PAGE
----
Published: March 26, 2015
Revised: March 27, 2017
This paper shows that the fundamental legal structure of a well-written financial contract follows a logic that can be formalized mathematically as a "deterministic finite automaton." This allows, for example, automated reasoning to determine whether a contract is internally coherent and complete. The paper illustrates the process by representing a simple loan agreement as an automaton. (Working Paper no. 15-04)
We show that the fundamental legal structure of a well-written financial contract follows a state-transition logic that can be formalized mathematically as a finite-state machine (specifically, a deterministic finite automaton or DFA). The automaton defines the states that a financial relationship can be in, such as “default,” “delinquency,” “performing,” etc., and it defines an “alphabet” of events that can trigger state transitions, such as “payment arrives,” “due date passes,” etc. The core of a contract describes the rules by which different sequences of events trigger particular sequences of state transitions in the relationship between the counterparties. By conceptualizing and representing the legal structure of a contract in this way, we expose it to a range of powerful tools and results from the theory of computation. These allow, for example, automated reasoning to determine whether a contract is internally coherent and whether it is complete relative to a particular event alphabet. We illustrate the process by representing a simple loan agreement as an automaton.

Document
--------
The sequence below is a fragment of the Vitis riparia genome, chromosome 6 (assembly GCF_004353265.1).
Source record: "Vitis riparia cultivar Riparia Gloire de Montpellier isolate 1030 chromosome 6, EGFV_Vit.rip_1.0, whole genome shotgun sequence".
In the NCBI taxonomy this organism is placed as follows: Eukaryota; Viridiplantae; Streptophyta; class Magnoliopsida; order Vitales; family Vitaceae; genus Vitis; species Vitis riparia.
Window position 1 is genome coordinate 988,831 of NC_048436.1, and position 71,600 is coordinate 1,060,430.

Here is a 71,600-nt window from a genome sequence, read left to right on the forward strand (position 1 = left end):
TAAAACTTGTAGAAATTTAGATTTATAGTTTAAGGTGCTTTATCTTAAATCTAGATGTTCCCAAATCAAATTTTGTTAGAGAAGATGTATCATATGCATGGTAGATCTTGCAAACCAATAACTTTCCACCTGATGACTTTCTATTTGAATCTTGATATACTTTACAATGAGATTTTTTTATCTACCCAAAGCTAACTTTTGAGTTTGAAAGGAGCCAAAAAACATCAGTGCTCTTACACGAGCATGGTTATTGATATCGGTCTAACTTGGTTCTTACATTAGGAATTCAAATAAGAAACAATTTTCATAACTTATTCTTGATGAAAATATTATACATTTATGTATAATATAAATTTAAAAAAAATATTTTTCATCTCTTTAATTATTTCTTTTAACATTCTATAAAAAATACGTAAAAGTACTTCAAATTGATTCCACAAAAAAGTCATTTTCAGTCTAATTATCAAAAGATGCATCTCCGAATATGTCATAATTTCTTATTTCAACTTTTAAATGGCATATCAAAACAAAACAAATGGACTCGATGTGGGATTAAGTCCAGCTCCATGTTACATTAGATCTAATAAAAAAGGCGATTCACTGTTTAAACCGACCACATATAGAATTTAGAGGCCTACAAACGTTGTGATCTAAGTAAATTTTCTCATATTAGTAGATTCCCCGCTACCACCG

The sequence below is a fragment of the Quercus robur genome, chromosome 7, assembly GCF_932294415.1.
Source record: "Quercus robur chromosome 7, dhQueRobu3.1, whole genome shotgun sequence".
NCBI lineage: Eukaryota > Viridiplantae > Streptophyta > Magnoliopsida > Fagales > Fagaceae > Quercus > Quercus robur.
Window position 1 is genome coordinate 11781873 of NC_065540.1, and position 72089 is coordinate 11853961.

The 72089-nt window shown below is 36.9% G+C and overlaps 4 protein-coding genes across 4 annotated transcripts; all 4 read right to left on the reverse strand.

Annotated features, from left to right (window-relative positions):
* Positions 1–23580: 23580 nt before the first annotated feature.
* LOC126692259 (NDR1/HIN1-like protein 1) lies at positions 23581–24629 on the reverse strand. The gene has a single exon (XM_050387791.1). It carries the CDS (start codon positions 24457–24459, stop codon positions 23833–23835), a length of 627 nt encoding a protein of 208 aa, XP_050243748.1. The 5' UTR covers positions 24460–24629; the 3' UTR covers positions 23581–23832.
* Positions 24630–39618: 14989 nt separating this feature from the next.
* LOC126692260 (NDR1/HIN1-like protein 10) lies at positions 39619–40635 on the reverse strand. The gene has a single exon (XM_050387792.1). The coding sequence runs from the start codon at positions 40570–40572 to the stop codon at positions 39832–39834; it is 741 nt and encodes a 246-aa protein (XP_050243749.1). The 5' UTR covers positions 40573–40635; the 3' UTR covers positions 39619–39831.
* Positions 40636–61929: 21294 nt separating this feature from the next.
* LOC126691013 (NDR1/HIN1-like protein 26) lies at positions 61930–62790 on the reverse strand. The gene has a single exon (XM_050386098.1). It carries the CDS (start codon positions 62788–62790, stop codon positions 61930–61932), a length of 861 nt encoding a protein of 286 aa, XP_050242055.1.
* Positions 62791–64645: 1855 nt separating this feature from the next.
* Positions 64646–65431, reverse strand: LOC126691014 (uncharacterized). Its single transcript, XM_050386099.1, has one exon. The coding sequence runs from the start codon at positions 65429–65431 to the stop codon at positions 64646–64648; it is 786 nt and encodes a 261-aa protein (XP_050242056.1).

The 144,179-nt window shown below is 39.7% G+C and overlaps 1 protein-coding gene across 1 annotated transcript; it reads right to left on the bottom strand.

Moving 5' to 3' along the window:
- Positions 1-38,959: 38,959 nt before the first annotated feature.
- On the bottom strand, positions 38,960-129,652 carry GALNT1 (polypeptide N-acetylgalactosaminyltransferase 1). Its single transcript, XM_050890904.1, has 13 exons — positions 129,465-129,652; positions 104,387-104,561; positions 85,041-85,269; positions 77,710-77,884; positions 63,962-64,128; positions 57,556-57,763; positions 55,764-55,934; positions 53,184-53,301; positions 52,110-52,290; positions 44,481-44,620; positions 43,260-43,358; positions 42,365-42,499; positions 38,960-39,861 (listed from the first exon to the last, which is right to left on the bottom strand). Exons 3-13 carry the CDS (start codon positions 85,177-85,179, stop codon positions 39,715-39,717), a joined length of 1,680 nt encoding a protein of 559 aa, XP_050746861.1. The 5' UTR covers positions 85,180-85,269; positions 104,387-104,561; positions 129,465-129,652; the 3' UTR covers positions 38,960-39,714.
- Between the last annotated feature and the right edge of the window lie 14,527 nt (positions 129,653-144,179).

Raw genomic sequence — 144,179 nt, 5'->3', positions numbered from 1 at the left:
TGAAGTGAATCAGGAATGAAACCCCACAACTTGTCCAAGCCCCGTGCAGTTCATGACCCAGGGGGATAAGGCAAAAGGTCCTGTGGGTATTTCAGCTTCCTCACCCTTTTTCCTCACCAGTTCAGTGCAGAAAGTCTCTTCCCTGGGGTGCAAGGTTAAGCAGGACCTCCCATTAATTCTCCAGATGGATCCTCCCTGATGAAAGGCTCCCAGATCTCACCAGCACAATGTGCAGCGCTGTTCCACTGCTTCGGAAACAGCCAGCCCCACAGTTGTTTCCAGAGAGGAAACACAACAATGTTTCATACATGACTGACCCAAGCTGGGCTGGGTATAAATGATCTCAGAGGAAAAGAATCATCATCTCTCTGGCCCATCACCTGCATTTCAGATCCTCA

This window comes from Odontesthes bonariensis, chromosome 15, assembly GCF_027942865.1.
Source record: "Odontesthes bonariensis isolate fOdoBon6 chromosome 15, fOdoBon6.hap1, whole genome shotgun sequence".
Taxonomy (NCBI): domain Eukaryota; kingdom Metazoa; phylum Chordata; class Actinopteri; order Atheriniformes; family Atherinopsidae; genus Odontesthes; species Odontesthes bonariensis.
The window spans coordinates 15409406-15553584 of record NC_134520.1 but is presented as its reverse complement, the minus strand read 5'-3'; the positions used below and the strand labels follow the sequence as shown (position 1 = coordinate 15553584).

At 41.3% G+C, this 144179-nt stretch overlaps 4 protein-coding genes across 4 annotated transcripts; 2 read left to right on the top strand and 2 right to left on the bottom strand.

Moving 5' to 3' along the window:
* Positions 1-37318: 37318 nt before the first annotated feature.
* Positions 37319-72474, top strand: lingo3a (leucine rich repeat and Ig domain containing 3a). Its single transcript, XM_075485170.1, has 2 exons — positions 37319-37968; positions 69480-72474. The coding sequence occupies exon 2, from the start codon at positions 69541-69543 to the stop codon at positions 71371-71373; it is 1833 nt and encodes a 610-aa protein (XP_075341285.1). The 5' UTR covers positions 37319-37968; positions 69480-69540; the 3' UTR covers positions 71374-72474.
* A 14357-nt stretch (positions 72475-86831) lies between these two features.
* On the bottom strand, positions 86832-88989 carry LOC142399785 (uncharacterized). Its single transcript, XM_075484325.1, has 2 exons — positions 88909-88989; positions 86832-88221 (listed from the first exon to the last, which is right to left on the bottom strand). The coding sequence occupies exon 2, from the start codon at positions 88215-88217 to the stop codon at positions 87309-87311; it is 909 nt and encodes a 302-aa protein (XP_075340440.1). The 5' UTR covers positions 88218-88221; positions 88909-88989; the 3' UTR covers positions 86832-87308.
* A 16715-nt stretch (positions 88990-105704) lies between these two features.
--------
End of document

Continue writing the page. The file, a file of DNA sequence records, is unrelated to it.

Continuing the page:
Keywords: Financial contracting, state-transition system, deterministic finite automaton, theory of computation, contractual complexity
JEL codes: D86, K12, C63